The four-time All-American at University of Notre Dame trained twice a day and worked full time while competing for a spot on the 2012 U.S. Olympic rowing team. She made the squad, but as an alternate. “It was a bittersweet experience to go as part of the team and be a part of such an amazing group,” she says, “but it was hard to sit on the sidelines and watch my teammates race.”
Not getting the chance to compete in the Olympics was a tough pill to swallow for Polk, who held down multiple jobs to stay afloat financially while pursuing her dream. Among her less-than-glamorous roles: working security at Morven Museum & Garden in Princeton, New Jersey; babysitting; dog walking and dog sitting; and, ironically enough, taking an office job for a small financial advising company.
Four years later, Polk finally got her chance, in large part because of what she did outside of training. Namely, Polk stayed with a host family of another Notre Dame alum during training so she would not need to work to pay rent. Her reward came in June, when she earned a spot on the 2016 USRowing Olympic women’s eight team—a boat of eight rowers and a coxswain—that won its third consecutive Olympic gold medal.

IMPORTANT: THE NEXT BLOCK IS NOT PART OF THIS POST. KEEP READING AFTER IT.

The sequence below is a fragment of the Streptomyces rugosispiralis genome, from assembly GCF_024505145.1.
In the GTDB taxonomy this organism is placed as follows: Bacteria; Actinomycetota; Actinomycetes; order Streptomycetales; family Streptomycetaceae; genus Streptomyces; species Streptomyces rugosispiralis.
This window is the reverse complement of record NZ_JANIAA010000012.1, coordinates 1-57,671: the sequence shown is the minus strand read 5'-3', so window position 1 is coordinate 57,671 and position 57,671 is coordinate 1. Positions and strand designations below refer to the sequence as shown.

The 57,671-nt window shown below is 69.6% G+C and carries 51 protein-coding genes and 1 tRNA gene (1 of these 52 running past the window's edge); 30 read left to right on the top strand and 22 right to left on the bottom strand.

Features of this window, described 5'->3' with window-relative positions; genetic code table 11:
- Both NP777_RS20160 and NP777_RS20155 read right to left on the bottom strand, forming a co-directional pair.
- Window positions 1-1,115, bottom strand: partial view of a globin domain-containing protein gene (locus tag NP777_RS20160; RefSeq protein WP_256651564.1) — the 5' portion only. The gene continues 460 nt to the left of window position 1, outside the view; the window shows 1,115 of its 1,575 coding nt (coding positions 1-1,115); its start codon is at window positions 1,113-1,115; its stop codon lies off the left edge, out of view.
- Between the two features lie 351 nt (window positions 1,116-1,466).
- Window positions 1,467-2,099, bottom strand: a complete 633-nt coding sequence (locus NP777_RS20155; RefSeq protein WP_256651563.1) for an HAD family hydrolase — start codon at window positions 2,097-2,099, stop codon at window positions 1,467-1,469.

Competing in the water puts Polk and her teammates more at risk of Zika than athletes competing in indoor sports. USRowing, knowing the risks, advised athletes on what clothing to wear, including a new, one-seam unisuit made of antimicrobial material to reduce exposure.
But Polk, who turned 30 a few days before the Olympics, says she’s worked too hard not to compete. “It’s been my dream to be an Olympian for such a long time,” she says.
Photo Credit: USRowing